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Photo Gallery: Americas Regional Conference on the Right of Access to Information

April 28-30, 2009
Lima, Peru

Participants of the International Conference on the Right to Public Information gather for a photo with President Carter.
Photo credit: The Carter Center

Participants gathered with President and Mrs. Carter for an outdoor group photo. The 115 participants hailed from 18 countries in the Americas region, and represented various sectors, including government, civil society, regional and international organizations, international financial institutions, donor foundations, academia, media, and the private sector.

Carlos Felipe Jaramillo spoke during the opening session of the conference. He emphasized that the right to information is a tool for the poor, and that the most fundamental challenge for the World Bank is the active participation of the people.

Shekhar Singh (right) chaired the panel entitled "Is Transparency Delivering?" He asked participants to consider transparency's capacity to deliver its purported benefits such as better governance, improved development and more accountable administrations. Singh was joined by colleagues (from left to right) Bernardo Gonzalez-Arechiga, Marta Oyanharte, and Minister Jorge Hage of Brazil.

Richard Calland (far left) chaired the second panel of the conference. Calland used the South African example to discuss the challenges of promoting access to information when governments are faced with competing public interests concerns. Panelists Joseph Foti, Sean Moulton, and Tom Susman (l-r) debated whether transparency is a luxury in the face of the financial crises and climate change.

Suzanne Legault discussed the Canadian access to information law and the challenges faced by a system that was established nearly a generation ago. "In access to information terms, the Canadian law is a grandmother," she said.

Deborah Gersh-Hernandez (center) spoke during the luncheon panel on the media's role in advancing the right to information. Enrique Zileri (left) debated whether journalists in Peru give sufficient attention to the right of access to information. Jim Bronskill (right) urged fellow journalists to use existing laws in order to make government more responsive.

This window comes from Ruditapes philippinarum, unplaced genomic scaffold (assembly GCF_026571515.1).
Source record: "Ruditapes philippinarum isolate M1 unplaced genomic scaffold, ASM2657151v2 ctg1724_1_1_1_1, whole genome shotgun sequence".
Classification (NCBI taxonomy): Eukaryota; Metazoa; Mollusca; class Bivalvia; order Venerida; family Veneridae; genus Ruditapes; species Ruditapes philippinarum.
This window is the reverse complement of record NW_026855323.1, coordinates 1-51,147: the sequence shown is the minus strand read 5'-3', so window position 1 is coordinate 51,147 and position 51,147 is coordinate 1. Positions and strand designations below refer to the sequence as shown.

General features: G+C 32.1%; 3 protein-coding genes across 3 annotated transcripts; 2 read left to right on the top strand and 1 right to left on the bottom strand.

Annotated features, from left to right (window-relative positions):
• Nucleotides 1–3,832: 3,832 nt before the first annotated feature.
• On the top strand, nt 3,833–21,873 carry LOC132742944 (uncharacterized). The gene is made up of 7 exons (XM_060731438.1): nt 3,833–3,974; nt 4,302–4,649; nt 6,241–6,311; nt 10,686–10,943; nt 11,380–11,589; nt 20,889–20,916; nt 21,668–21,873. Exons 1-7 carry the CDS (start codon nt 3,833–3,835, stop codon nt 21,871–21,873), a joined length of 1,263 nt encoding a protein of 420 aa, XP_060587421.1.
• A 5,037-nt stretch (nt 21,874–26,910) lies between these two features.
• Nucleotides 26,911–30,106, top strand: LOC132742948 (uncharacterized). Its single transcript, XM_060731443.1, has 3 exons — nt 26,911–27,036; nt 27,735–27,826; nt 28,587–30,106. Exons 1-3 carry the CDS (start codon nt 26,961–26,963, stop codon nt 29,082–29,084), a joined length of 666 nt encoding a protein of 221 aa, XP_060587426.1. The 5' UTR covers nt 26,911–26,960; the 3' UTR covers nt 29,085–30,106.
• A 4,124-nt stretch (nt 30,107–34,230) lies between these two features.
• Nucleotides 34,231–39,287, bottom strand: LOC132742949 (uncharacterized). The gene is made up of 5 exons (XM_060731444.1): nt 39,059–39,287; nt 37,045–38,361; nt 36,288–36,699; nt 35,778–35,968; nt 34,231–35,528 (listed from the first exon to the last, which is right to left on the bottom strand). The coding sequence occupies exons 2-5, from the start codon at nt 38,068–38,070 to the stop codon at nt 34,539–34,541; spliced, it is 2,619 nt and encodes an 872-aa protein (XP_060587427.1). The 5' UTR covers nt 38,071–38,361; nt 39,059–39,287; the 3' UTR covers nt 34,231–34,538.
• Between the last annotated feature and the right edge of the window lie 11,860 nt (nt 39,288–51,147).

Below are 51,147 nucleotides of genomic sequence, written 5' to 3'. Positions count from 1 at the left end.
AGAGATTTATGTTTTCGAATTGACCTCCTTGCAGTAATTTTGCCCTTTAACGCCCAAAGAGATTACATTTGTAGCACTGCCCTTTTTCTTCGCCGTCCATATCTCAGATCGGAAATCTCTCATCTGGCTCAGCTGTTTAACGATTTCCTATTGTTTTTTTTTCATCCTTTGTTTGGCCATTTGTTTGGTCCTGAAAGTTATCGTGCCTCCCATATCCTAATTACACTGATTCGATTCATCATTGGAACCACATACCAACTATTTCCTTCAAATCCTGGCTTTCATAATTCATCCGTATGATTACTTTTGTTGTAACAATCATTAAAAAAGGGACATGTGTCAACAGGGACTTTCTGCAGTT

Carlos Zelada, Luis Castro, and Moises Sanchez participate in a full day working group to consider the need for a regional convention or instrument to advance the right of access to information.  The working group's conclusions and recommendations were incorporated in the Americas Region Findings and Plan of Action.

President Carter offered his welcoming remarks during the special conference dinner. As a chair of the conference, President Carter thanked participants for joining him in Peru to discuss the importance of the right to information for the Americas region.

President Carter, Juan Pablo Olmedo, and Thomas Susman pause for a quick photo during the special conference dinner.

During the concluding plenary, President Carter (right) was joined by Laura Neuman (center) and Catalina Botero. Together, they guided participants toward consensus on the Americas Regional Findings and Plan of Action for the Advancement of the Right of Access to Information, an addendum to the 2008 Atlanta Declaration and Plan of Action.

Damian Cox and Carolyn Gomes met in country-level breakout sessions with other Caribbean colleagues to consider the potential impact of the Americas Regional Plan of Action in light of their experiences and particular country context.

Colleagues from Nicaragua including (from left to right) Emilio José Ortega Porras, Agustín Jarquín Anaya, Mignone Vega Sánchez, and Javier Meléndez meet to discuss how to advance the Americas Findings and Plan of Action when they return to their country.

Santiago Cantón spoke during the opening session of the conference, focusing on the development of the right of access to information in the last 15 years. "This conference," he said, "is an opportunity to continue a dialogue between democratic countries about the right to information."

All Photos: The Carter Center

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